Triumphs and tribulations of sport in 2013

Tendulkar retires, Armstrong and Pistorius fall from grace and Bale sets football fee record in action-packed year.

The world's most expensive footballer Gareth Bale scores his second goal for Real Madrid against Sevilla FC [AFP]

The past turbulent year has seen doping scandals including  Lance Armstrong admitting he’s a cycling cheat, fixing claims in football and cricket and the arrest of paralympian Oscar Pistorius for murder.

Cricket god Sachin Tendulkar and Manchester United legend Alex Ferguson retired, while 26-year-old world champion Sebastian Vettel became the youngest driver to win a fourth consecutive title and 24-year-old Gareth Bale set a transfer fee record when he moved from Tottenham Hotspur to Real Madrid for in 100 million euros ($137m).

Fallen cycling hero was emotional when he admitted in January using performance-enhancing drugs to win seven Tour de France titles. 

Sebastian Vettel celebrates after winning the Formula One Grand Prix of Abu Dhabi in November  [EPA]

“My cocktail, so to speak, was only EPO, but not a lot, transfusions and testosterone,” he said.

Police charged Pistorius in February with the St Valentine’s Day murder of his girlfriend Reeva Steenkamp. The first double-amputee Olympic runner will stand trial in March.

Vettel raced to stake his claim as Formula One’s greatest, as the German Red Bull driver chalked up a record ninth victory in a row and 13th of the year at the season-ending Brazilian Grand Prix in November.

Britain’s most successful football manager Ferguson in retired August by guiding Manchester United to the 2012-13 English Premier League title. It was his 38th trophy for the club during his 26 years in charge. “Fergie” has won 49 trophies in a managerial career spanning 39 years.

Football was hit by international fixing claims, the biggest bust occurring in England, where police arrested six players on suspicion of spot-fixing, including former English Premier League footballer DJ Campbell.

Global scandals to rock cricket included the Indian Premier League, where officials, players and bookmakers were charged with cheating and criminal conspiracy.

Tendulkar sealed his legend as the gentleman of sport after his 200th and final Test match in November.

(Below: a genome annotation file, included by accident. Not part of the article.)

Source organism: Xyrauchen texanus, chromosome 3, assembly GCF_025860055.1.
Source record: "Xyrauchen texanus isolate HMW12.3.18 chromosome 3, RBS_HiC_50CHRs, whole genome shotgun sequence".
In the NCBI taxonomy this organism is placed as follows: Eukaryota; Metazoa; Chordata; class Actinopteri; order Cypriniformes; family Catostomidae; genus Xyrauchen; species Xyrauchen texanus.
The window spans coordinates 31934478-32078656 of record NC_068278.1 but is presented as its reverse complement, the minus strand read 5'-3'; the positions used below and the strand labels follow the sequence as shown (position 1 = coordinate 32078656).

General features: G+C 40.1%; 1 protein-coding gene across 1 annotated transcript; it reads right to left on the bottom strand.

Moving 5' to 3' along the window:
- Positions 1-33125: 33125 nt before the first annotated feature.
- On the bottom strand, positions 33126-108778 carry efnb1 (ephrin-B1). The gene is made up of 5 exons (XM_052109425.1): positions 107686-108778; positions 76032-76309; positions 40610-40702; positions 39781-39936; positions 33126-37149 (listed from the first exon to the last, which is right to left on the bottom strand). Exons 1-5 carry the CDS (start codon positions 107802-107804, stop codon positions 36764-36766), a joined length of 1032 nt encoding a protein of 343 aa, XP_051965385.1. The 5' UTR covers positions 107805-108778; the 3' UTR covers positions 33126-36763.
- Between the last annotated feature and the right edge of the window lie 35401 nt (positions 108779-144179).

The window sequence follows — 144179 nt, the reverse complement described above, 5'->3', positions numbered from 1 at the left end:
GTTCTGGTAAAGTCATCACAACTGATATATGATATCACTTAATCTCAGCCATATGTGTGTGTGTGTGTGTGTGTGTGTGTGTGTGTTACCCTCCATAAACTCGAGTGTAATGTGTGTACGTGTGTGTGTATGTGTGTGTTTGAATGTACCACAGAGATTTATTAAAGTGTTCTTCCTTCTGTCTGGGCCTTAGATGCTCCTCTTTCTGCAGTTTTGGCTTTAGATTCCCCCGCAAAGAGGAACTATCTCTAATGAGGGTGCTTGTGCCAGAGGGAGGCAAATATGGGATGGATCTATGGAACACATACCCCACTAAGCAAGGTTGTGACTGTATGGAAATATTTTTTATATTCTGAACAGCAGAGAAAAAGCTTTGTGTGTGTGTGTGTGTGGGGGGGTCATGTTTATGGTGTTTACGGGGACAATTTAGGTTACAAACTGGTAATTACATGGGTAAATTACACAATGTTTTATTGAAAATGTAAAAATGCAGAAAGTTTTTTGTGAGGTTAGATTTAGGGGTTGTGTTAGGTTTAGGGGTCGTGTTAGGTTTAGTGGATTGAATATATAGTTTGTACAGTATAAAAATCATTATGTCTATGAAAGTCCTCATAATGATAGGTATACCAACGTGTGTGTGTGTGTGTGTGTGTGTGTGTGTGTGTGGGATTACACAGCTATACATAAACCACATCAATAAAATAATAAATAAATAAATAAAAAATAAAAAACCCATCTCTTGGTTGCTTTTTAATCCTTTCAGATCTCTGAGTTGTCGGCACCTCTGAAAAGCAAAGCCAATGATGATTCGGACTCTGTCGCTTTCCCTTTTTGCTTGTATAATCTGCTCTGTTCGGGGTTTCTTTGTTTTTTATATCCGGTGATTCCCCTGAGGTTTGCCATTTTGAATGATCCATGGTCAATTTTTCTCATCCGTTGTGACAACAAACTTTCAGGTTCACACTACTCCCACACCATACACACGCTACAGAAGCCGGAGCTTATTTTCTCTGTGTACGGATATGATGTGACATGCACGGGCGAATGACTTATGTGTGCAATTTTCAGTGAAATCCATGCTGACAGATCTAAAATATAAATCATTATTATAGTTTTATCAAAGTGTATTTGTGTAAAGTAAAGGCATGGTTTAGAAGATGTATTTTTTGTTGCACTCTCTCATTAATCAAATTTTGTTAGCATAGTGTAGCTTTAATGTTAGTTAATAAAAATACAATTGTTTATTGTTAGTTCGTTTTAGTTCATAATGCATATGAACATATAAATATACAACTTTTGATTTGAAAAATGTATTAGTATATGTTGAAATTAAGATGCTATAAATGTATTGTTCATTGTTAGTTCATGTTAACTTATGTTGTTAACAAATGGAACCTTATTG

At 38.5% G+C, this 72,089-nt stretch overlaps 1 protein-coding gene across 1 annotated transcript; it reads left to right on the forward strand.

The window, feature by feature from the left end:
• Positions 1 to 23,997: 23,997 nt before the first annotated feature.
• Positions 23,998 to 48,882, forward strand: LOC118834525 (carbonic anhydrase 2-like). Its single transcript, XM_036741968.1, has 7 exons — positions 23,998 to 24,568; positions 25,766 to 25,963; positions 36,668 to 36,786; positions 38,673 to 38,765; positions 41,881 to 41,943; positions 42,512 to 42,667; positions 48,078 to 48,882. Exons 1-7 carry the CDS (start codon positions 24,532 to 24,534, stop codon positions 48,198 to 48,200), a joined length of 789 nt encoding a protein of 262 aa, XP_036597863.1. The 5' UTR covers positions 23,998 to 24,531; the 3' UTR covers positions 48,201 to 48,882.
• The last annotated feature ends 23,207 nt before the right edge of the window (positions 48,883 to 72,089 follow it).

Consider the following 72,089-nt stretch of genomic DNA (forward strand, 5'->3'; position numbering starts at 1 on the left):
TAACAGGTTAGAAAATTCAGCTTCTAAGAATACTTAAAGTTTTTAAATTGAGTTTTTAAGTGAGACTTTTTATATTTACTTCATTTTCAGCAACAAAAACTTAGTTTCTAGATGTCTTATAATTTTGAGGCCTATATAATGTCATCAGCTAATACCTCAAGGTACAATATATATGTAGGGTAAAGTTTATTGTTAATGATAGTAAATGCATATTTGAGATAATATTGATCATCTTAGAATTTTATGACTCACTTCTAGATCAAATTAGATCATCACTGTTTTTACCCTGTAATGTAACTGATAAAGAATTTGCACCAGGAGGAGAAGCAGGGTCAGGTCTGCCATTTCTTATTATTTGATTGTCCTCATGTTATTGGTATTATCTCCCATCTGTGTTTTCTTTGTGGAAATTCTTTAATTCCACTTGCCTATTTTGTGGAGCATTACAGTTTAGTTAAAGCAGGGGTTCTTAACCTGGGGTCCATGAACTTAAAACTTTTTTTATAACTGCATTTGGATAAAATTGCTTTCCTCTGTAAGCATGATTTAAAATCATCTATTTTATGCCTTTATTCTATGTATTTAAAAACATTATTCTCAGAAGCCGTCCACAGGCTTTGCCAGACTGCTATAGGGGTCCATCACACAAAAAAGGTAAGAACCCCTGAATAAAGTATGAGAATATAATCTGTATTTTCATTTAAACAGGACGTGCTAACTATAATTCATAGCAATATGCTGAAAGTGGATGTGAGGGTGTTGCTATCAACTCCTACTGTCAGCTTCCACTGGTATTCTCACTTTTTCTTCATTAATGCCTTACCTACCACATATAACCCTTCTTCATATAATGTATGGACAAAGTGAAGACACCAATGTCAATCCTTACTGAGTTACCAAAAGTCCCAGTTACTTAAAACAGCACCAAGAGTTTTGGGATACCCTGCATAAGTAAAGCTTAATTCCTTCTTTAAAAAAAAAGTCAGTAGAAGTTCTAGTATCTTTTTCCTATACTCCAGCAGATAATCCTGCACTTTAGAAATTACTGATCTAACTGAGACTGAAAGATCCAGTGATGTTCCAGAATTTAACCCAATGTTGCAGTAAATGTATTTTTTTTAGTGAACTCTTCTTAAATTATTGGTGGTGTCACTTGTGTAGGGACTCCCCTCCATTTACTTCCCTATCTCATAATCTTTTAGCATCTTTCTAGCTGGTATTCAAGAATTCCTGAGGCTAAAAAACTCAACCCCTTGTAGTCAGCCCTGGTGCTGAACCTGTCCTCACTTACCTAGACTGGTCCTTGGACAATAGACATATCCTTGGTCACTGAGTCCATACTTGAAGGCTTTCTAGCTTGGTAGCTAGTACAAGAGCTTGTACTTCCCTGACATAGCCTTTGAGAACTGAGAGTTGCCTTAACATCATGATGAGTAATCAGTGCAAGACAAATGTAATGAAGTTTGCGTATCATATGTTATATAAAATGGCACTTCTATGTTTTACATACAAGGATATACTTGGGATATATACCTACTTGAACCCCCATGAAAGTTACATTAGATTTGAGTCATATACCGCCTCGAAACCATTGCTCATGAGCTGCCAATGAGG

“Time has flown by very quickly, but the memories will remain with me forever,” the God of Cricket said.

World sprint champions Usain Bolt and Shelly-Ann Fraser-Pryce, named the International Association of Athletics Federations’ World Athletes of the Year in November, are beacons of hope amid a dark year for Jamaican sport. Six Jamaicans failed drug tests and the Jamaican Anti-Doping Commission’s board too resigned in November.

Olympic sprint champion Usain Bolt won a 100m race against a Buenos Aires bus in December  [AFP]

 Doping claims also blighted British horseracing, Australian  Rugby League and Aussie Rules.

 In tennis, American Serena Williams set a new women’s prize  money record of $12,385,572, after successfully defending her  WTA Championships title in October. The world number one also  won the French and US Opens, taking her total number of Grand  Slam titles to 17.

 Andy Murray ended Britain’s 77-year wait for a male Wimbledon  winner, while Spanish  world number one Rafael Nadal won the  French and US Opens to take his Grand Slam singles titles to 13  – four behind Swiss rival Roger Federer.

 The most successful golfer of all time, Tiger Woods, capped off his  comeback by reclaiming the world number one spot and being voted the PGA Tour Player of the Year for the 11th time in his career.

The American won five PGA Tour events and secured the money title in September, surging to $8.4m after the BMW Championship.

“There were a lot of people saying I could never win again,” Woods said.

American boxer Bernard Hopkins became the oldest fighter to defend the IBF light-heavyweight title when the 48-year-old beat Germany’s Karo Murat in October.

In American football, more than 100 million people tuned in to see the Baltimore Ravens beat the San Francisco 49ers 34-31 in the Super Bowl.

Basketballer LeBron James helped the Miami Heat become NBA champions for the second consecutive season when they beat the San Antonio Spurs 95-88.

The Boston Red Sox won baseball’s World Series by beating the St Louis Cardinals 6-1, in a season that saw the New York Yankees great Mariano Rivera.

In the NHL, a last-minute rally saw the Chicago Blackhawks snatch the Stanley Cup title.

Source: Al Jazeera

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